Sunday, August 25, 2019
School Scope: Those SHSAT Tests, Part 2
Published in The WAVE: WWW.Rockawave.com - August 23, 2019
School Scope: Those SHSAT Tests, Part 2
By Norm Scott
Debates over the controversial SHSAT special high school admission tests has roiled the local education world and has driven a rift between the Asian and Black/Latinx communities. State law forces the city to use only the SHSAT despite de Blasio’s attempts to have it changed. Let me state right up front: I am opposed to using a standardized test as a sole criteria for admission to specialized high schools for a number of reasons, which I will get into in a follow-up column. (For SHSAT news - https://shsatsunset.org.)
In a previous column (Those SHSAT Tests Part 1 https://www.rockawave.com/articles/school-scope-315). I wrote about my experiences prepping for tests in the late 1950s/early 60s for Brooklyn Tech (which I didn’t get in) and the NY State Scholarship exams in my junior and senior high schools (where I was successful). I described my evolution in learning how to take tests between the disaster in the 8th grade where time was called with 65% of the test completed and 12th grade where I had mastered test time management. Both times I had been well-prepared to answer the questions but the test prep my schools offered did not address the “how to take a test” issue. I pointed to a Malcolm Gladwell podcast that addressed test taking using the LSAT (law school admissions) as an example. Gladwell referred to a tortoise and hare concept of test taking and how time limits favor hares whereas tortoises who take a slow and steady course bring skills to the table that hares may lack. (https://podcasts.apple.com/us/podcast/revisionist-history/.)
What if the SHSAT were not timed? Would some tortoises pick up enough right answers to get into the specialized schools? A for-profit web site actually has a guide on how to apply for extra time on the SHSAT, a legitimate exercise for students with IEPs, but something that has been abused for SAT’s and other tests, as pointed out in this March 14, 2019 NYT piece:
Is the College Cheating Scandal the ‘Final Straw’ for Standardized Tests?
“For parents desperate to boost their children’s SAT or ACT scores, the test preparation company Student-Tutor offered an enticing solution: claim a learning disability and qualify for extra time. “This time advantage can help raise their scores significantly!” the website blared. “Some students have even reported raising their score by as much as 350+ points!” This week’s college admissions scandal provided an instruction manual for gaming the SAT: bribe the proctor, hire a stand-in, see the right psychologist to get a signoff for more time.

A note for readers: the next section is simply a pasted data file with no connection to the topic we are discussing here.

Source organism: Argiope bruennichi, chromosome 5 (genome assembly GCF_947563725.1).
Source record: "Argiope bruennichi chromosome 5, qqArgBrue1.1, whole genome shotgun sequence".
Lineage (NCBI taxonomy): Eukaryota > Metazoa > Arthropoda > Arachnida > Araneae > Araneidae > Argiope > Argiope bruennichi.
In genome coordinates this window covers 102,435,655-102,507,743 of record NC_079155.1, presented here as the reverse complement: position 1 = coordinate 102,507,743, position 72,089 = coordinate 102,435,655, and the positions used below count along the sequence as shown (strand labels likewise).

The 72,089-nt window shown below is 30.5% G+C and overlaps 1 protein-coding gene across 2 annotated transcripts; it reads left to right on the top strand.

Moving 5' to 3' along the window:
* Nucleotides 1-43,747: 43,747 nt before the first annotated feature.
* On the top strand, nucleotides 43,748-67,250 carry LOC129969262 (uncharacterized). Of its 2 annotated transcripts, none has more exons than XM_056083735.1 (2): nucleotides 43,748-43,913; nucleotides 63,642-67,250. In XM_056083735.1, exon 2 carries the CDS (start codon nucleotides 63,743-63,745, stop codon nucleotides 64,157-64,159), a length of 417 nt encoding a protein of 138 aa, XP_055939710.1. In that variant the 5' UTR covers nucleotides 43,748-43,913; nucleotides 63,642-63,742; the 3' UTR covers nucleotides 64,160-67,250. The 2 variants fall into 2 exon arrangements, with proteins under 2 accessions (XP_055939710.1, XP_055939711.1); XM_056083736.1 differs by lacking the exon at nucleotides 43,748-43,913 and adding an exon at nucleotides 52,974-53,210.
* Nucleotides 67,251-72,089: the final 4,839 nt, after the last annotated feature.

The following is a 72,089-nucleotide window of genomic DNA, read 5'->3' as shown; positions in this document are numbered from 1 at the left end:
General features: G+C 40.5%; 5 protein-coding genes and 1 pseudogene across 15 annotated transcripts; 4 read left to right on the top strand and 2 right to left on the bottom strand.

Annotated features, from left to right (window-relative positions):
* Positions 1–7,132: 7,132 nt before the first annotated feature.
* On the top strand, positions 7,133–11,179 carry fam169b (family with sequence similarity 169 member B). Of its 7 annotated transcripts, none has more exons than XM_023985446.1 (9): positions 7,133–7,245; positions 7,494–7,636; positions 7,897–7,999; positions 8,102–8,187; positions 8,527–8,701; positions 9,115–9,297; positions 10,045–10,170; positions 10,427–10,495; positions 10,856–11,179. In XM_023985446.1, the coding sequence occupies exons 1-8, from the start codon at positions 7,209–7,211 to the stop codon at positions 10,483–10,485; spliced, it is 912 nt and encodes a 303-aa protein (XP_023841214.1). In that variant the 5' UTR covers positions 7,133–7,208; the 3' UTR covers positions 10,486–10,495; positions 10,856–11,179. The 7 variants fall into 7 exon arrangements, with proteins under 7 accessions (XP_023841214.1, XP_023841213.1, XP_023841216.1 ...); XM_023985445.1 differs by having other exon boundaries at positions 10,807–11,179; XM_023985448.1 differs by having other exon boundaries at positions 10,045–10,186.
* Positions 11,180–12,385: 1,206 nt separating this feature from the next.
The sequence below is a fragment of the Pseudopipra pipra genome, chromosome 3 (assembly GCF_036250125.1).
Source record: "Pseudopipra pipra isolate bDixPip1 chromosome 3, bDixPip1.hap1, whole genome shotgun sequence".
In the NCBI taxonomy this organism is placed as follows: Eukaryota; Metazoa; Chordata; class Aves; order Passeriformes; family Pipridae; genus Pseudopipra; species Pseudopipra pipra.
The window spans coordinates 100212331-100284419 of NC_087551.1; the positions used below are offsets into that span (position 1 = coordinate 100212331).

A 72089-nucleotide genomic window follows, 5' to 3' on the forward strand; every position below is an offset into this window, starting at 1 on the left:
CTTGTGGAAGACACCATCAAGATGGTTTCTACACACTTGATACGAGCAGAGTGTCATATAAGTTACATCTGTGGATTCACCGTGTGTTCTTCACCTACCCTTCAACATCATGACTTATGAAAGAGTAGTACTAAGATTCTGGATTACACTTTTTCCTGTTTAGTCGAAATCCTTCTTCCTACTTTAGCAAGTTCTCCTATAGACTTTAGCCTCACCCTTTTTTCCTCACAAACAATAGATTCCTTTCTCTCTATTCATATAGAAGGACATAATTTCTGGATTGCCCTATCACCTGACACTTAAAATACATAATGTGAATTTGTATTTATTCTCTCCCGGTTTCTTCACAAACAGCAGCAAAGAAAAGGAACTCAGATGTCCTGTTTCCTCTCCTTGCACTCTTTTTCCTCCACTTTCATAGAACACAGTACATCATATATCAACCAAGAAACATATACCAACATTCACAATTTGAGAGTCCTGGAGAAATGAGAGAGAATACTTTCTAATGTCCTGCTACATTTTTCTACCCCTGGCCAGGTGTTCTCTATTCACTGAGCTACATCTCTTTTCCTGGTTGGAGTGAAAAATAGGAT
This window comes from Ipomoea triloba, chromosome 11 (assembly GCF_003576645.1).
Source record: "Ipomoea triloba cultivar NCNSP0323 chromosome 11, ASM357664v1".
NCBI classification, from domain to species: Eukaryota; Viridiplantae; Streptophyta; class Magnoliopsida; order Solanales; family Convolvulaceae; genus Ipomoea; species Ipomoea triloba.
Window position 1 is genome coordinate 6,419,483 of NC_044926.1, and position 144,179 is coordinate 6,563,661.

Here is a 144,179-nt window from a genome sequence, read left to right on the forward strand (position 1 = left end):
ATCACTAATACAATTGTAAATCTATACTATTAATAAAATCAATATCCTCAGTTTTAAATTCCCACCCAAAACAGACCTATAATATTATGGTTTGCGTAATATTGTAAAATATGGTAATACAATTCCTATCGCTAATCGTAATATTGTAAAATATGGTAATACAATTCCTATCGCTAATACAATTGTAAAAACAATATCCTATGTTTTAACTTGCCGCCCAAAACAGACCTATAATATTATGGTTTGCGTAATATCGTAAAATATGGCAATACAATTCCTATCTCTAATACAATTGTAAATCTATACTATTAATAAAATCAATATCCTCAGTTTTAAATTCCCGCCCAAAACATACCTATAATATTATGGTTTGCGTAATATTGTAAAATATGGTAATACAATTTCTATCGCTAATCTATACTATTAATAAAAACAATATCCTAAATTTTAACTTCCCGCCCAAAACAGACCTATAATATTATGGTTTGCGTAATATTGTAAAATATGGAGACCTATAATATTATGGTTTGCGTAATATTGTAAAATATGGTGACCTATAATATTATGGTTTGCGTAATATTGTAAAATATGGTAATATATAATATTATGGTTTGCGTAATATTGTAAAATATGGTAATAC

college admissions experts said that in some communities, it is well known which psychologists will provide paperwork attesting to disabilities like A.D.H.D. — for thousands of dollars. “Parents have figured out that this is a freebie,” said Miriam Kurtzig Freedman, a special education lawyer. ‘This was a scandal waiting to happen’.”
The NYC Marathon has no time limits and when I used to volunteer there were people coming in late in the evening. We often hear this said about many aspects of life – even applying to the baseball season: it is a marathon, not a sprint. Should this concept be applied to standardized tests? What if we totally removed time limits? I see the good, bad and ugly to that. I could see myself spending hours on a question that stumped me once freed from the time limits.
I went from a tortoise when I took the Tech test in 1958 to a hare when I received a NY State scholarship in 1962. But was I any smarter other than having figured out how to use limited time on tests to my advantage? Well, I did figure out how to manage a test. I learned to take the number of questions and divide it into the amount of minutes I had and to set up sign posts as to where I should be at different times. Thus on a 50 question test in 60 minutes I had a little over a minute for each question. My strategy was to run through the test answering all the quickie questions to gain time, putting a little dash next to those questions that looked solvable with a little more time – I would go back after knocking off the easy ones. The ones that seemed hardest got a dot, so they could be attacked with the balance of time. The aim was to come down to two options and guess, giving me a 50-50 chance even on the hardest questions. If half the test were in the hardest category, that was a sign to just go home.
Norm takes unlimited time when he blogs at ednotesonline.com.